We are only able to provide the material on the Mondaq (and its affiliate sites) site free to site visitors because we can pass on information about the pages that users are viewing and the personal information users provide to us (e.g. email addresses) to reputable contributing firms such as law firms who author those pages. We do not sell or rent information to anyone else other than the authors of those pages, who may change from time to time. Should you wish us not to disclose your details to any of these parties, please tick the box above or tick the box marked "Opt out of Registration Information Disclosure" on the Your Profile page. We and our author organisations may only contact you via email or other means if you allow us to do so. Users can opt out of contact when they register on the site, or send an email to unsubscribe@mondaq.com with “no disclosure” in the subject heading

Mondaq News Alerts

In order to receive Mondaq News Alerts, users have to complete a separate registration form. This is a personalised service where users choose regions and topics of interest and we send it only to those users who have requested it. Users can stop receiving these Alerts by going to the Mondaq News Alerts page and deselecting all interest areas. In the same way users can amend their personal preferences to add or remove subject areas.

Cookies

A cookie is a small text file written to a user’s hard drive that contains an identifying user number. The cookies do not contain any personal information about users. We use the cookie so users do not have to log in every time they use the service and the cookie will automatically expire if you do not visit the Mondaq website (or its affiliate sites) for 12 months. We also use the cookie to personalise a user's experience of the site (for example to show information specific to a user's region). As the Mondaq sites are fully personalised and cookies are essential to its core technology the site will function unpredictably with browsers that do not support cookies - or where cookies are disabled (in these circumstances we advise you to attempt to locate the information you require elsewhere on the web). However if you are concerned about the presence of a Mondaq cookie on your machine you can also choose to expire the cookie immediately (remove it) by selecting the 'Log Off' menu option as the last thing you do when you use the site.

Some of our business partners may use cookies on our site (for example, advertisers). However, we have no access to or control over these cookies and we are not aware of any at present that do so.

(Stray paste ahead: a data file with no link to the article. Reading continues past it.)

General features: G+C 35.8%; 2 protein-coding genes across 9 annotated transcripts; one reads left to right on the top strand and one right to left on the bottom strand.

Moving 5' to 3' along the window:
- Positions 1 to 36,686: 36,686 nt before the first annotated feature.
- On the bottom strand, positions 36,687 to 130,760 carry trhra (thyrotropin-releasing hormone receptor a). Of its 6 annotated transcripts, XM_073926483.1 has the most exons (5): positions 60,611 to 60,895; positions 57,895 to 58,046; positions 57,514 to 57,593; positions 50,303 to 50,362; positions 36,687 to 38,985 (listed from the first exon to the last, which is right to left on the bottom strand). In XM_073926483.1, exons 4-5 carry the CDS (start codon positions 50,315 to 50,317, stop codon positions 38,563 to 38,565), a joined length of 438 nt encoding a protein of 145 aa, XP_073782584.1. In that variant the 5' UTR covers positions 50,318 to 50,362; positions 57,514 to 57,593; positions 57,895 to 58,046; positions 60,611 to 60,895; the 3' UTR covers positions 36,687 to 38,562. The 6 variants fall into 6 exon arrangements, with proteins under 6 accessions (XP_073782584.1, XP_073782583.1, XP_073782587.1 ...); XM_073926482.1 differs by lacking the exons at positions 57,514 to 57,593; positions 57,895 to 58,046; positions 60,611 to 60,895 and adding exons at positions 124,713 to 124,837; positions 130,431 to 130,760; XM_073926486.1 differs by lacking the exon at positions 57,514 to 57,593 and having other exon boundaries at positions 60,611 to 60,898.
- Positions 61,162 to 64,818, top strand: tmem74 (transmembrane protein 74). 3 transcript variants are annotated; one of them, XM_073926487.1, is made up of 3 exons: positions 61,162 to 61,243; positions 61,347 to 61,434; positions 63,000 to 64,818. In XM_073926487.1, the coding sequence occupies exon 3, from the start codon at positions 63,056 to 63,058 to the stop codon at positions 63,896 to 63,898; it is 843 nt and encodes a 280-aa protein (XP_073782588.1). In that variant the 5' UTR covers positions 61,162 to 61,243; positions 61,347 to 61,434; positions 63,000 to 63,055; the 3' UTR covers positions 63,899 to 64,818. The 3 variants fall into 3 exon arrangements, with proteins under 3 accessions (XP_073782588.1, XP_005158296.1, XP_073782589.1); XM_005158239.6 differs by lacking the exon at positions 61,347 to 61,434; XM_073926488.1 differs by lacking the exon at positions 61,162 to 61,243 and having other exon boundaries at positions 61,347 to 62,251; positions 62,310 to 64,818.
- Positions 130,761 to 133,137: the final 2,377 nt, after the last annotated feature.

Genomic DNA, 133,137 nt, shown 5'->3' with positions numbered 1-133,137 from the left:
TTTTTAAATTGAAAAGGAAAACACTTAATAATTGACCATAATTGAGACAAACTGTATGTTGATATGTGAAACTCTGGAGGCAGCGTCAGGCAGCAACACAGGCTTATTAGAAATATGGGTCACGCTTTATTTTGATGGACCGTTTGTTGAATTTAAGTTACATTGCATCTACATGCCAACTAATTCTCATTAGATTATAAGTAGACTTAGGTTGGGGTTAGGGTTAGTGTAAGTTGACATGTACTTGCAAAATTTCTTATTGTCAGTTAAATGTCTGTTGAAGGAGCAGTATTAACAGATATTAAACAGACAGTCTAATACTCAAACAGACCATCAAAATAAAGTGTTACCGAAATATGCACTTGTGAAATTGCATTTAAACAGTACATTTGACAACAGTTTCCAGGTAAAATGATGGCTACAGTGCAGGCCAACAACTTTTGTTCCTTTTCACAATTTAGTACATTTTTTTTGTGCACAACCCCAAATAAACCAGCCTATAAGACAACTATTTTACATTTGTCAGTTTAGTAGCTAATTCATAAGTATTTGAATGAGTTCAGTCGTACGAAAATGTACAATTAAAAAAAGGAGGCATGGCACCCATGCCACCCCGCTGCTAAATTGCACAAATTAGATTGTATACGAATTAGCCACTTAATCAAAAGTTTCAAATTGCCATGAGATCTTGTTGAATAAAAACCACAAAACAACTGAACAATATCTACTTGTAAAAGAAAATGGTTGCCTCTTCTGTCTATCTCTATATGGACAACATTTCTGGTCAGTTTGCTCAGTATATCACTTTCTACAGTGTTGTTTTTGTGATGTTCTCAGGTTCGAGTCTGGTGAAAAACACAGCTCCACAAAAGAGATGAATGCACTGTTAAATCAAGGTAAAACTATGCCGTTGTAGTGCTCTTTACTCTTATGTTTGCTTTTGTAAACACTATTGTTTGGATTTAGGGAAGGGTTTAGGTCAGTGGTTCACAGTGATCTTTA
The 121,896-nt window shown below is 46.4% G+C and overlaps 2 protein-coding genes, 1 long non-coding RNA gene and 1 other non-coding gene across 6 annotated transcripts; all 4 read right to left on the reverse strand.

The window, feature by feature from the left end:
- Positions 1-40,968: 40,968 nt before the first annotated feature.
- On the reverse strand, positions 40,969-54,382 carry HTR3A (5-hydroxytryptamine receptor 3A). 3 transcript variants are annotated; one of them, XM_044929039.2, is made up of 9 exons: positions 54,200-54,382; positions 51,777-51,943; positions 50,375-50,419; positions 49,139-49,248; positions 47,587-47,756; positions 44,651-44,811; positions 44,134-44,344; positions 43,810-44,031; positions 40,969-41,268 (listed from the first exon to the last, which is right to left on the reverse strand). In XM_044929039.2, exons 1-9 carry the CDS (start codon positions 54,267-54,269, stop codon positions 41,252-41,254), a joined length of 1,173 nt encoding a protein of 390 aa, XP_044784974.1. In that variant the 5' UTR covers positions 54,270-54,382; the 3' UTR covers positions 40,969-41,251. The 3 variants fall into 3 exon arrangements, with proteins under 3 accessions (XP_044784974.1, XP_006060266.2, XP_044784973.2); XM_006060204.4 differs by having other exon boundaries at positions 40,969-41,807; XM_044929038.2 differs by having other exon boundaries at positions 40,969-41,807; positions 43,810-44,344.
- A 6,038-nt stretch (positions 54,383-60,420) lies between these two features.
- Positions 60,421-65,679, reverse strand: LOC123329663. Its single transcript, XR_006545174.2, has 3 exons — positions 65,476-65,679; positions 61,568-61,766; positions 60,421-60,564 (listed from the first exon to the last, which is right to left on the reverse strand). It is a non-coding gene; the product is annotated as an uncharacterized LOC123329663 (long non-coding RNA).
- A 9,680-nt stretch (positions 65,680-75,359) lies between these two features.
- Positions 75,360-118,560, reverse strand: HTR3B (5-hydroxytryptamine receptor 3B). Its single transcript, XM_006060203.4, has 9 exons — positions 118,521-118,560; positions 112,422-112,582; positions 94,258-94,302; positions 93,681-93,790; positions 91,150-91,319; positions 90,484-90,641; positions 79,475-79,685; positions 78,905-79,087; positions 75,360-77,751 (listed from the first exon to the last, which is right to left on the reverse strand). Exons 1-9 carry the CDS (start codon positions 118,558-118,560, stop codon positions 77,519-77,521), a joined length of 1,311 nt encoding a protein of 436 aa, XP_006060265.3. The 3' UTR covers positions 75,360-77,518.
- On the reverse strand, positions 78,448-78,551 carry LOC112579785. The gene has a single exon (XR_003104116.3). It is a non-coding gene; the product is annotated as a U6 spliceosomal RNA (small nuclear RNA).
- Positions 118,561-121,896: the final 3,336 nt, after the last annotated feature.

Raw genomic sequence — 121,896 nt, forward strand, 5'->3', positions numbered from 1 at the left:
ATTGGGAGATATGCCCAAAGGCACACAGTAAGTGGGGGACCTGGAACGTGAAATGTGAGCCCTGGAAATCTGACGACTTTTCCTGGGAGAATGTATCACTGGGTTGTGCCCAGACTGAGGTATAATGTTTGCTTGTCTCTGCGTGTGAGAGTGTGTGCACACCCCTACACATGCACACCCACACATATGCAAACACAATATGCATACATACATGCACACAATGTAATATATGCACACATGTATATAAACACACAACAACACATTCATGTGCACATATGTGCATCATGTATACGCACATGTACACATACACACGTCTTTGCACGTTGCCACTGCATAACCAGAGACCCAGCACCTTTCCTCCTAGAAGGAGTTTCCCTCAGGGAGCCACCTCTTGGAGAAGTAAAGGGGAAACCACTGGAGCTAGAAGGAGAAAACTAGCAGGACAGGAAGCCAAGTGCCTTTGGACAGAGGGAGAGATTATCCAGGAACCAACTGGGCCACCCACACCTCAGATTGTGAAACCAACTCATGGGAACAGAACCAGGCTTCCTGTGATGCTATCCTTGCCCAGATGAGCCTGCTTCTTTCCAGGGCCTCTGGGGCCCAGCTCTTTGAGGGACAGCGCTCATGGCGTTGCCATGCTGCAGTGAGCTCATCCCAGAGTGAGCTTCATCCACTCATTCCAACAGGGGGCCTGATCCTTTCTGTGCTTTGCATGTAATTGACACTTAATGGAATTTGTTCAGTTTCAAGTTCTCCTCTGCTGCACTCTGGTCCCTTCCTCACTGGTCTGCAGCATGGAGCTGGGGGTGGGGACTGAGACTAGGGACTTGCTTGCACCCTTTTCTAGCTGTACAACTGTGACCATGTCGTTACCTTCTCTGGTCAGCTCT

Log Files

We use IP addresses to analyse trends, administer the site, track movement, and gather broad demographic information for aggregate use. IP addresses are not linked to personally identifiable information.

Links

This web site contains links to other sites. Please be aware that Mondaq (or its affiliate sites) are not responsible for the privacy practices of such other sites. We encourage our users to be aware when they leave our site and to read the privacy statements of these third party sites. This privacy statement applies solely to information collected by this Web site.

Surveys & Contests

From time-to-time our site requests information from users via surveys or contests. Participation in these surveys or contests is completely voluntary and the user therefore has a choice whether or not to disclose any information requested. Information requested may include contact information (such as name and delivery address), and demographic information (such as postcode, age level). Contact information will be used to notify the winners and award prizes. Survey information will be used for purposes of monitoring or improving the functionality of the site.

Mail-A-Friend

If a user elects to use our referral service for informing a friend about our site, we ask them for the friend’s name and email address. Mondaq stores this information and may contact the friend to invite them to register with Mondaq, but they will not be contacted more than once. The friend may contact Mondaq to request the removal of this information from our database.

Security

This website takes every reasonable precaution to protect our users’ information. When users submit sensitive information via the website, your information is protected using firewalls and other security technology. If you have any questions about the security at our website, you can send an email to webmaster@mondaq.com.

Correcting/Updating Personal Information

If a user’s personally identifiable information changes (such as postcode), or if a user no longer desires our service, we will endeavour to provide a way to correct, update or remove that user’s personal data provided to us. This can usually be done at the “Your Profile” page or by sending an email to EditorialAdvisor@mondaq.com.

Notification of Changes

If we decide to change our Terms & Conditions or Privacy Policy, we will post those changes on our site so our users are always aware of what information we collect, how we use it, and under what circumstances, if any, we disclose it. If at any point we decide to use personally identifiable information in a manner different from that stated at the time it was collected, we will notify users by way of an email. Users will have a choice as to whether or not we use their information in this different manner. We will use information in accordance with the privacy policy under which the information was collected.

How to contact Mondaq

You can contact us with comments or queries at enquiries@mondaq.com.

If for some reason you believe Mondaq Ltd. has not adhered to these principles, please notify us by e-mail at problems@mondaq.com and we will use commercially reasonable efforts to determine and correct the problem promptly.